Scotland: Refurbished plaques commemorate ‘snail in a bottle case’

Two commemorative plaques highlighting the importance of the ‘snail in a bottle case’, which laid the foundations of the modern law of negligence throughout the common law world, have been refurbished and unveiled as part of the Law Society of Scotland’s 70th anniversary celebrations.

The world-famous 1932 case Donoghue v Stevenson resulted from Paisley woman Mrs May Donoghue falling ill after consuming ginger beer from a bottle which contained the remnants of a dead snail. Whilst she had bought and consumed the drink in a local café, she successfully sued the manufacturer of the ginger beer, with the House of Lords ultimately ruling that the manufacturer owed her a duty of care not to cause the consumer any harm.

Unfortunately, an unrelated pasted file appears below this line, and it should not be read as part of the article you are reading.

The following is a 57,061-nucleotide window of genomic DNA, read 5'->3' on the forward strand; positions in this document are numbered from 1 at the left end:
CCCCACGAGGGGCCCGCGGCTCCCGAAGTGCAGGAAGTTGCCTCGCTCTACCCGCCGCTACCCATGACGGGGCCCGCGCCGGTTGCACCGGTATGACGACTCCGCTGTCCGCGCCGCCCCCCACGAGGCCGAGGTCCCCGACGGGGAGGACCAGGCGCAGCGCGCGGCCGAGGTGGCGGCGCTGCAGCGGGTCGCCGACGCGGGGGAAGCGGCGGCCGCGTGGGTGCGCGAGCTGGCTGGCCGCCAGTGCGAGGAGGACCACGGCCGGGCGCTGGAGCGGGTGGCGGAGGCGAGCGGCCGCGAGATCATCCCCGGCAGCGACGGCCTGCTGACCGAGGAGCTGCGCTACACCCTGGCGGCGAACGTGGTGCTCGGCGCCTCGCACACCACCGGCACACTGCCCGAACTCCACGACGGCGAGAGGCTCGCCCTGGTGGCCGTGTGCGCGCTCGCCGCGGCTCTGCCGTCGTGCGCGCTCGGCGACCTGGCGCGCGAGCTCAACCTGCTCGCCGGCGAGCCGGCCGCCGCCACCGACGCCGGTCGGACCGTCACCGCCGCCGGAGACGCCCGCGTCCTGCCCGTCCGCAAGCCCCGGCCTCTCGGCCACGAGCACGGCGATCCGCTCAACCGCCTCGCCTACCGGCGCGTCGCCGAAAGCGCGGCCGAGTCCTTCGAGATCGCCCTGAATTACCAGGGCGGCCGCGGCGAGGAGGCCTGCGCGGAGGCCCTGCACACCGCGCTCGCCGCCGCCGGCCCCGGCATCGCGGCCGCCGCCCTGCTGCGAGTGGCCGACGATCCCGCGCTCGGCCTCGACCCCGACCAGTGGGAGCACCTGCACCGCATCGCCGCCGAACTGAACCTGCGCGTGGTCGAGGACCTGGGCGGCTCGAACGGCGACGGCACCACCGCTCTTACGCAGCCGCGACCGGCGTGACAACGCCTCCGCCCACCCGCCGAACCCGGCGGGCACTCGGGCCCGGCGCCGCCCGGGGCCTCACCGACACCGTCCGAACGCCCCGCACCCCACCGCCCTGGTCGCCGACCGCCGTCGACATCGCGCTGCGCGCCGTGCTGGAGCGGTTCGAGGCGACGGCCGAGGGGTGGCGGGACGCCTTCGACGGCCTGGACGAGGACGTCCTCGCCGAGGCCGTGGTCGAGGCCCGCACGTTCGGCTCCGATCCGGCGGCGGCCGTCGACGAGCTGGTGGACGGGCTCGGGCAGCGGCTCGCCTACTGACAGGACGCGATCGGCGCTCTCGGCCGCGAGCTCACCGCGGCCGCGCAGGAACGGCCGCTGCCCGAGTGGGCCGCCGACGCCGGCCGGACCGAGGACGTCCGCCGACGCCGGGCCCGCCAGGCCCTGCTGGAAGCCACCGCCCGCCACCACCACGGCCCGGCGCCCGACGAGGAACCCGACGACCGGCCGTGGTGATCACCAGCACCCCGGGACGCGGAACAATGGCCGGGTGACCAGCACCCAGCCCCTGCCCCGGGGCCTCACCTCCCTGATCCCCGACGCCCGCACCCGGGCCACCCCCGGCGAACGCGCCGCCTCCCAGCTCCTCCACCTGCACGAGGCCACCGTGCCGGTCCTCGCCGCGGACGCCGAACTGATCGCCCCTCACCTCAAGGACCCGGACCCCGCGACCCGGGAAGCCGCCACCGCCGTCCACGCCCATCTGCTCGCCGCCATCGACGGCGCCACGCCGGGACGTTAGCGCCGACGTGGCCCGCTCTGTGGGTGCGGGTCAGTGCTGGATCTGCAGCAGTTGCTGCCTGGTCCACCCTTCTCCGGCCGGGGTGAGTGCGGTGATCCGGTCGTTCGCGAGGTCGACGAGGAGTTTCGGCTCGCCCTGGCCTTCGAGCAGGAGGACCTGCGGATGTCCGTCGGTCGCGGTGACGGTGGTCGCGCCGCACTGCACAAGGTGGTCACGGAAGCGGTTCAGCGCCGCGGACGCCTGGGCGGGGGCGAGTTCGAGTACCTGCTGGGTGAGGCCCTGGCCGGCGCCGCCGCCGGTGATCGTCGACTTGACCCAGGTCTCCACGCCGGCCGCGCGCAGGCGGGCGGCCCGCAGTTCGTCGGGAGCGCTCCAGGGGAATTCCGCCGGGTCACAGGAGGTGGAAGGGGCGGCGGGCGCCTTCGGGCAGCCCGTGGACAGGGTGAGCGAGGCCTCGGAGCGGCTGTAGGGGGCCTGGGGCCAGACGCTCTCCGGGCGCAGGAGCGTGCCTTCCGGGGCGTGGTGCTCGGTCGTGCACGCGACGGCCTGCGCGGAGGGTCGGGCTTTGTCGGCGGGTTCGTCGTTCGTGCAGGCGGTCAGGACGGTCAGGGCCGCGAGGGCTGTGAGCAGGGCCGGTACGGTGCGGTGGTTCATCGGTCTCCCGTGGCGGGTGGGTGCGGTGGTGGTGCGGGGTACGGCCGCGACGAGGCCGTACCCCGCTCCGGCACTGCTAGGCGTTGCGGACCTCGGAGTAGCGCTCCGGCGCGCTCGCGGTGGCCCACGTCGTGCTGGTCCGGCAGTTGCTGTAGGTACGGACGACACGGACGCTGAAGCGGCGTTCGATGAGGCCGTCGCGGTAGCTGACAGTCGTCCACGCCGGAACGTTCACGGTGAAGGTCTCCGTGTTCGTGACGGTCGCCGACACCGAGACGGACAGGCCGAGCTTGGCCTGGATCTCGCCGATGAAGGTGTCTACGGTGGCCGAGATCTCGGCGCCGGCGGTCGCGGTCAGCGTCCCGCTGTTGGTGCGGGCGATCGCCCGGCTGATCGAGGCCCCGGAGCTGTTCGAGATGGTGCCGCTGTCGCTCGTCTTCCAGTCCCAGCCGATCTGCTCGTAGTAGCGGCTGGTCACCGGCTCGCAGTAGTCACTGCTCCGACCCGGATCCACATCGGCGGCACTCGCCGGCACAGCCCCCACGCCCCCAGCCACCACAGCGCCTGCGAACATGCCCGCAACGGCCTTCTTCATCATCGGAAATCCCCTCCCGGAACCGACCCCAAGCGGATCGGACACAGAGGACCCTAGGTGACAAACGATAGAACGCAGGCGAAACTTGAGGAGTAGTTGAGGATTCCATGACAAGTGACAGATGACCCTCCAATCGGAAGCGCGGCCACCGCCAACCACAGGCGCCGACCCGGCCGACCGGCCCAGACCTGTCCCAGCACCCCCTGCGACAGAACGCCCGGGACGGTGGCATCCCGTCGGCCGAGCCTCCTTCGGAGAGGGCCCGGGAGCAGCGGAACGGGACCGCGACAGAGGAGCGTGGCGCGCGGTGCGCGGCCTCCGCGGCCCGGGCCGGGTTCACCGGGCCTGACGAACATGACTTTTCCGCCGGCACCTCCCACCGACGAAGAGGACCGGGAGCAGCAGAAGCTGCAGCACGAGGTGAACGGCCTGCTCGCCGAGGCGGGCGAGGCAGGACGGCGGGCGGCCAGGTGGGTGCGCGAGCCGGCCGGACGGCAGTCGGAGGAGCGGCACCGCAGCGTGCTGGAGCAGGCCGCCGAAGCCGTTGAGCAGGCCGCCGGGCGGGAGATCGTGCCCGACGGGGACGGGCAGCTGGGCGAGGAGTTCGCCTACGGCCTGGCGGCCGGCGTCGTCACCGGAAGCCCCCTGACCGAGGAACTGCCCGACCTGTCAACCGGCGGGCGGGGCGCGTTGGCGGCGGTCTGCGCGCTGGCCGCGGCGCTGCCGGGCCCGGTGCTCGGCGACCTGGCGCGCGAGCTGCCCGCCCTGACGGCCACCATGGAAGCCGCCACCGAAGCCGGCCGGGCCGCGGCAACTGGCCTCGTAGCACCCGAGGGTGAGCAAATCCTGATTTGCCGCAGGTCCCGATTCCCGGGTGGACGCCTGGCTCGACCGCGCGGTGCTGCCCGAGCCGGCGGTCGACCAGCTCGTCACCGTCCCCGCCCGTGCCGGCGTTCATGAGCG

The plaques were originally inaugurated in 1990 to commemorate the Paisley Conference on the Law of Negligence, which was inspired by Canadian judge Mr Justice Martin Taylor, who encouraged the event to be held in Paisley Town Hall. The plaques had recently fallen into a state of disrepair.

John Mulholland, president of the Law Society, said: “It’s a privilege to be here today to unveil the newly refurbished plaques. This landmark case transformed consumer rights not just in Scotland and the UK, but all over the world.

“Mrs Donoghue’s monumental victory almost 90 years ago established that a manufacturer of a product owed the consumer a duty of care, putting the onus on them to ensure their product would cause no harm to consumers. As part of our own 70th anniversary celebrations we wanted to restore the plaques to their former glory.”